labor only to fuel the fire.” The Hebrew is more literally, “labor for the fire,” but that is unclear in English, so we nuanced it for clarity. The NET went with a much less literal reading, but it is very clear: “The nations’ efforts will go up in smoke.” All the evil work done by nations, even if it enriches them in this life, will burn up on the Day of Judgment. When the text says, “the peoples labor only to fuel the fire,” we have to know from the context that it is evil work, evil labor. This is not a general statement that people’s work on earth will not survive; good works will be rewarded while evil work will be burned up.

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Hab 2:14(top)
Hab 2:15

“makes.” The Hebrew is the verb “gives” in the Hiphil aspect (so more literally, “causes his neighbor to drink), so “makes” is appropriate (cp. ESV; NASB; NJB; NRSV. The NET has “force”).

“you who makes.” The Hebrew opens the sentence with the third person singular, “his,” and then changes to the second person, “you” (“your”). This is not uncommon in Hebrew, but it is very confusing in English. The translations have handled it in different ways. We made the whole sentence second person. The “you” in the sentence makes it very personal.

“pouring out your wrath.” This statement is seemingly unclear, but it makes perfect sense once it is understood. What is literally being poured out is the wine, but the word “wrath” is a metonymy of cause, and it gives us the selfish motive that lies behind a person making his neighbor drink. He wants to indulge his own perverted behavior at the expense of another (like sex traffickers do today), because the text says he wants to look at the persons naked body. The relation between alcohol and sex has long been known, and getting drunk lowers a person’s sexual inhibitions. It is not unlikely that that motive is mixed with other motives as well, such as the one pouring the wine may want to compromise the other person and rejoice in their being shamed. There may be other evil motives mixed in as well.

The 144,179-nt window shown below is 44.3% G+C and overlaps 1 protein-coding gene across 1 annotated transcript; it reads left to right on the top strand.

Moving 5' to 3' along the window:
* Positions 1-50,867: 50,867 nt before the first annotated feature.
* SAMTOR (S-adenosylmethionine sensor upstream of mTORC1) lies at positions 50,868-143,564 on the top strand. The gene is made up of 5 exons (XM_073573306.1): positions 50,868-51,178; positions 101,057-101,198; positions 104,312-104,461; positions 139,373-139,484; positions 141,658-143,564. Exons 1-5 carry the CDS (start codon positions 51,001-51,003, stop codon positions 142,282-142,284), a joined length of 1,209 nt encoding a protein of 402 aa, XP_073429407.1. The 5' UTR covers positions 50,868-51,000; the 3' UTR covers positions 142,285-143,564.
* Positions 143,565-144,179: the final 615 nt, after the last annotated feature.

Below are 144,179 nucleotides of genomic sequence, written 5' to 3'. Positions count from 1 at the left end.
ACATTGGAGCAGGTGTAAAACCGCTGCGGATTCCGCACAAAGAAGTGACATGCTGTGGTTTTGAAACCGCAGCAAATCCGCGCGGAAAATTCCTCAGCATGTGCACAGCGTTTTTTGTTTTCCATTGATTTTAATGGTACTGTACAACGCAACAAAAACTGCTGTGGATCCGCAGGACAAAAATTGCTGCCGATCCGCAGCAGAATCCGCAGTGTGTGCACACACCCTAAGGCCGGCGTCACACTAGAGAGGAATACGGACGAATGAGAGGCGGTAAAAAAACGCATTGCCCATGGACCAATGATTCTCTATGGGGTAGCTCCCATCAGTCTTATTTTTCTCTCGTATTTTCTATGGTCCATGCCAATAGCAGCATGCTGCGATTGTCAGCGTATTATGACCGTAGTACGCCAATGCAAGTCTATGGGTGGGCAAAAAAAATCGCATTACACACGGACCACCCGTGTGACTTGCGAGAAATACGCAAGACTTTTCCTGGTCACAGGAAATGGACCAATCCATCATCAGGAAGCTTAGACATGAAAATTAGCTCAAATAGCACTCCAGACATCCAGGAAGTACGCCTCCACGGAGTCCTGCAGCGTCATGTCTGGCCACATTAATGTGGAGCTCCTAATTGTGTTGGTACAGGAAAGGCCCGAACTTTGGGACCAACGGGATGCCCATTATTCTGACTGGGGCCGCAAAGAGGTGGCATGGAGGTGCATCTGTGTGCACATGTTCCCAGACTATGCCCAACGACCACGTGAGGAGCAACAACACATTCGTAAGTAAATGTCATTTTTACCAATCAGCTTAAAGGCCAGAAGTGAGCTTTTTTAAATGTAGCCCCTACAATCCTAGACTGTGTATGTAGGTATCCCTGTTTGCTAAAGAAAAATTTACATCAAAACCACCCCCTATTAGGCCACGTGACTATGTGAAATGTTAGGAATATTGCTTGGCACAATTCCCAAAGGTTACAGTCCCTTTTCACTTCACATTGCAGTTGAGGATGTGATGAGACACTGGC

The word “wrath” is the noun chemah (#02534 חֵמָה), and it relates to the word “heat.” The Theological Wordbook of the Old Testament lists its meanings as, heat, hot displeasure, indignation, anger, and wrath; but also as “poison” (thus the NASB has “venom” in this verse), and also “bottles,” which is why some versions have “bottle” or “wineskin” (cp. KJV; NIV), but most modern scholars see “wrath,” “anger,” or “venom” as the better choice here, due to other words being better choices for “wineskin.”

“genitals.” The Hebrew word is maor (#04589 מָעוֹר), which most literally means “uncircumcision,” and it is being used here as a synecdoche of the species for genital organs, male or female. For millennia people have gotten women drunk to take advantage of them sexually, and in the mind of the Author women are certainly meant to be included, which is why we went with the translation “genitals” (cp. NET. Rotherham has “their parts of shame”). Although most versions say “nakedness,” or “naked bodies,” those are euphemisms for the sake of modesty. The Hebrew text is graphic and meant to be brutally honest and even shocking.

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Hab 2:16

“expose your uncircumcision.” The literal Hebrew is “be uncircumcised,” but the meaning is to show your uncircumcision to others. This would mean the genitalia would be exposed. Some English versions have “stagger,” or “stumble.” That reading comes from a few Hebrew manuscripts and the Dead Sea Scrolls, but the accepted Hebrew text makes sense in the context and has been defended by scholars.

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Hab 2:17